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I asked the original question here, and got a practical response with mixed Ruby and Regular Expressions. Now, the purist in me wants know: Can this be done in regular expressions? My gut says it can. There's an ABNF floating around for bash 2.0, though it doesn't include string escapes.

The Spec

Given an input line that is either (1) a variable ("key") assignment from a bash-flavored script or (2) a key-value setting from a typical configuration file like postgresql.conf, this regex (or pair of regexen) should capture the key and value in such a way that I can use those captures to substitute a new value for that key.

You may use a different regular expression for shell-flavored and config-flavored lines; the caller will know which to use.

There will be a 50-point bounty here. I can't add a bounty for two days, so I won't accept an answer till then, but you can start answering immediately. You earn points for:

  • Readability (named capture groups, definitions via ?(DEFINE) or {0})
  • Using a single regex instead of two
  • Teaching me something about DFA
  • Regex performance, if relevant
  • Getting upvoted
  • First to use a technique

Example:

Given the input

export RAILS_ENV=production

I should be able to write in Ruby:

match = THE_REGEX.match("export RAILS_ENV=production")
newline = "export #{match[:key]}=#{match[:value]}"

Test cases: shell style

RAILS_ENV=development     # Don't forget to change this for TechCrunch
HOSTNAME=`cat /etc/hostname`
plist=`cat "/Applications/Sublim\`e Text 2.app/Content's/Info.plist"`

# Optional bonus input: "#" present in the string
FORMAT="  ##0.00 passe\`" #comment

Test cases: config style

listen_addresses = 127.0.0.1 #localhost only by default
# listen_addresses = 0.0.0.0 commented out, should not match

For the purpose of this challenge, "regular expression" and "regex" mean the same thing and both can refer to any common flavor you like, though I prefer Ruby 1.9-compatible.

share|improve this question
1  
Your plist= seems to have a missing `. – kennytm Dec 28 '11 at 18:06
    
Fixed it, thanks! – Jay Levitt Dec 30 '11 at 16:42
up vote 2 down vote accepted
+50

I'm not sure about the full specs and what exactly you want in the value capturing group, but this should work for your test cases:

/
^\s*+

(?:export\s++)?
(?<key>\w++)

\s*+
=
\s*+

(?<value>
  (?>  "(?:[^"\\]+|\\.)*+"
  |    '(?:[^'\\]+|\\.)*+'
  |    `(?:[^`\\]+|\\.)*+`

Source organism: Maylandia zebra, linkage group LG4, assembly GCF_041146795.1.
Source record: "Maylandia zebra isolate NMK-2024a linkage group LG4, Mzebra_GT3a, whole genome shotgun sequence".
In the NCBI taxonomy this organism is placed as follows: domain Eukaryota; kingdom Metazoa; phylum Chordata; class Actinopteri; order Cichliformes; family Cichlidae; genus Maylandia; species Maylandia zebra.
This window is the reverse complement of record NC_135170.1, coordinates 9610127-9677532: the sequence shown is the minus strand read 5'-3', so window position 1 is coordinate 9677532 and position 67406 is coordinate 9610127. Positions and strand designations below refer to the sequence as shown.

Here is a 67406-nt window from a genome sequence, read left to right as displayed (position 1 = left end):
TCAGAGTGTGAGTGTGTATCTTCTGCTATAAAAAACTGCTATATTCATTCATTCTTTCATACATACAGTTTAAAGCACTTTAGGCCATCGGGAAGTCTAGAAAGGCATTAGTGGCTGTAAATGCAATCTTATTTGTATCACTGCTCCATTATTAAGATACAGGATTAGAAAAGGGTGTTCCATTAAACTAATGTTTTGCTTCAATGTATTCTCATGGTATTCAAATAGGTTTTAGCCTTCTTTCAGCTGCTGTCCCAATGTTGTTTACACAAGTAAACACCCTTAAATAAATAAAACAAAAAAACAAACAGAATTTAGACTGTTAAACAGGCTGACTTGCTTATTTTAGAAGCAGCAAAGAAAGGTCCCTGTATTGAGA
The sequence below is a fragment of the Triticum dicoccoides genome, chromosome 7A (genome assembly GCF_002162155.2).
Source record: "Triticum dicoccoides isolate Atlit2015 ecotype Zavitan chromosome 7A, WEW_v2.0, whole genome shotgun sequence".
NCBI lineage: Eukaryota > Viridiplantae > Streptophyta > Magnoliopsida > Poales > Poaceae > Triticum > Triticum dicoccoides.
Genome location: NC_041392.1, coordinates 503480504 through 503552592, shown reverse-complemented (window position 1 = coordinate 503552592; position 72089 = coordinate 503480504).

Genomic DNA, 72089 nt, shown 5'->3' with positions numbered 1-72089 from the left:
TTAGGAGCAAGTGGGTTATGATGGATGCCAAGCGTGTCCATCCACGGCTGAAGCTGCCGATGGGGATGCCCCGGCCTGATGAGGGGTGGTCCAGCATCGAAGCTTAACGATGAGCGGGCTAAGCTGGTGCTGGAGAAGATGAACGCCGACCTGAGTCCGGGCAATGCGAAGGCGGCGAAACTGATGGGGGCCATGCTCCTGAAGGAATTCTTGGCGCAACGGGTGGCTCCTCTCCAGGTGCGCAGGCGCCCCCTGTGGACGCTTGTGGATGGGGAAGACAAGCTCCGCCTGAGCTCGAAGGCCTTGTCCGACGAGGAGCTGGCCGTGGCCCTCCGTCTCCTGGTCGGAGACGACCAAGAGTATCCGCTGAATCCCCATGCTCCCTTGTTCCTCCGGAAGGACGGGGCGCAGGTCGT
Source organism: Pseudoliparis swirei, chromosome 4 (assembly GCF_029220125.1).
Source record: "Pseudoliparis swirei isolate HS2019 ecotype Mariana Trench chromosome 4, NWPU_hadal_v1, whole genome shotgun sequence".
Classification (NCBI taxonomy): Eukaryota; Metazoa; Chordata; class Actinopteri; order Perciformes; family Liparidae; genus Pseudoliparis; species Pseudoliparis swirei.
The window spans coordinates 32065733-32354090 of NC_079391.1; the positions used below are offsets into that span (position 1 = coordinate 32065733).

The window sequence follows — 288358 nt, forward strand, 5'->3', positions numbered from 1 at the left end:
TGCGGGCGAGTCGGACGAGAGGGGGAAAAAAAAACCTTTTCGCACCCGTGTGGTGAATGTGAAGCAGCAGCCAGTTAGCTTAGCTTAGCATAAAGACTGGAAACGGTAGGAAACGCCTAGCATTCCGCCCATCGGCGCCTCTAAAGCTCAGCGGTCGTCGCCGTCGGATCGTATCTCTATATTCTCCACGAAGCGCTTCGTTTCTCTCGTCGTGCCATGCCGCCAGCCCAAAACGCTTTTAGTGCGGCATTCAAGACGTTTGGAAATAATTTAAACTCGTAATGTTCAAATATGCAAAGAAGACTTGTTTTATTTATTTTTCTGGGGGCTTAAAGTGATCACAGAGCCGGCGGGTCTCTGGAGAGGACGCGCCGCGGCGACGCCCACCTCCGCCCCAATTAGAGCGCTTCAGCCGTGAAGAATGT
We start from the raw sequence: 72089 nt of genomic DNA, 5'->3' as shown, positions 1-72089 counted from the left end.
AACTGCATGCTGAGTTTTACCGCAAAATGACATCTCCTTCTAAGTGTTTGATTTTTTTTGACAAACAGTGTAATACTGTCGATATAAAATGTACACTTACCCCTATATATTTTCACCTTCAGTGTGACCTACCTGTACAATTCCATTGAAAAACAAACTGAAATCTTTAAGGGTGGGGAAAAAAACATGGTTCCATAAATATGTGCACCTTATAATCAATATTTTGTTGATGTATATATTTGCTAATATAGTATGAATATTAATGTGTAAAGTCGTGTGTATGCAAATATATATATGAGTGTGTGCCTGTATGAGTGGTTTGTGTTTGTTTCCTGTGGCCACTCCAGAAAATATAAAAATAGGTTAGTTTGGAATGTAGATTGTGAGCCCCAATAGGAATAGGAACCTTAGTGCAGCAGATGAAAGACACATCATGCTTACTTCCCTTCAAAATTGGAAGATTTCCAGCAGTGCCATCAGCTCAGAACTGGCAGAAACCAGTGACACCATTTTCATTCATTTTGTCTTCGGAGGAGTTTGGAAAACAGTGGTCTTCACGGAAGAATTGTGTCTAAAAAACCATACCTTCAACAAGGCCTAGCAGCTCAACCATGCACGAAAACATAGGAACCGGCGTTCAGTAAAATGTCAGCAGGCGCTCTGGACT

|    [^#\n\r]++
  )
)

\s*+
(?:#.*+)?
$
/mx;

Handles comments and quotes with escapes.

Perl/PCRE flavor and quoting.


Example usage in Perl:

my $re = qr/
    ^\s*+

    (?:export\s++)?
    (?<key>\w++)

    \s*+
    =
    \s*+

    (?<value>
      (?>  "(?:[^"\\]+|\\.)*+"
      |    '(?:[^'\\]+|\\.)*+'
      |    `(?:[^`\\]+|\\.)*+`
      |    [^#\n\r]++
      )
    )

    \s*+
    (?:\#.*+)?
    $
/mx;

my $str = <<'_TESTS_';
RAILS_ENV=development     # Don't forget to change this for TechCrunch
HOSTNAME=`cat /etc/hostname`
plist=`cat "/Applications/Sublim\`e Text 2.app/Content's/Info.plist"`

# Optional bonus input: "#" present in the string
FORMAT="  ##0.00 passe\`" #comment

listen_addresses = 127.0.0.1 #localhost only by default
# listen_addresses = 0.0.0.0 commented out, should not match

TEST="foo'bar\"baz#"
TEST='foo\'bar"baz#\\'
_TESTS_


for(split /[\r\n]+/, $str){
    print "line: $_\n";
    print /$re/? "match: $1, $2\n": "no match\n";
    print "\n";
}

Output:

line: RAILS_ENV=development     # Don't forget to change this for TechCrunch
match: RAILS_ENV, development

line: HOSTNAME=`cat /etc/hostname`
match: HOSTNAME, `cat /etc/hostname`

line: plist=`cat "/Applications/Sublim\`e Text 2.app/Content's/Info.plist"`
match: plist, `cat "/Applications/Sublim\`e Text 2.app/Content's/Info.plist"`

line: # Optional bonus input: "#" present in the string
no match

line: FORMAT="  ##0.00 passe\`" #comment
match: FORMAT, "  ##0.00 passe\`"

line: listen_addresses = 127.0.0.1 #localhost only by default
match: listen_addresses, 127.0.0.1

line: # listen_addresses = 0.0.0.0 commented out, should not match
no match

line: TEST="foo'bar\"baz#"
match: TEST, "foo'bar\"baz#"

line: TEST='foo\'bar"baz#\\'
match: TEST, 'foo\'bar"baz#\\'
share|improve this answer
1  
Nails it on the first try. Thanks! – Jay Levitt Jan 5 '12 at 13:18

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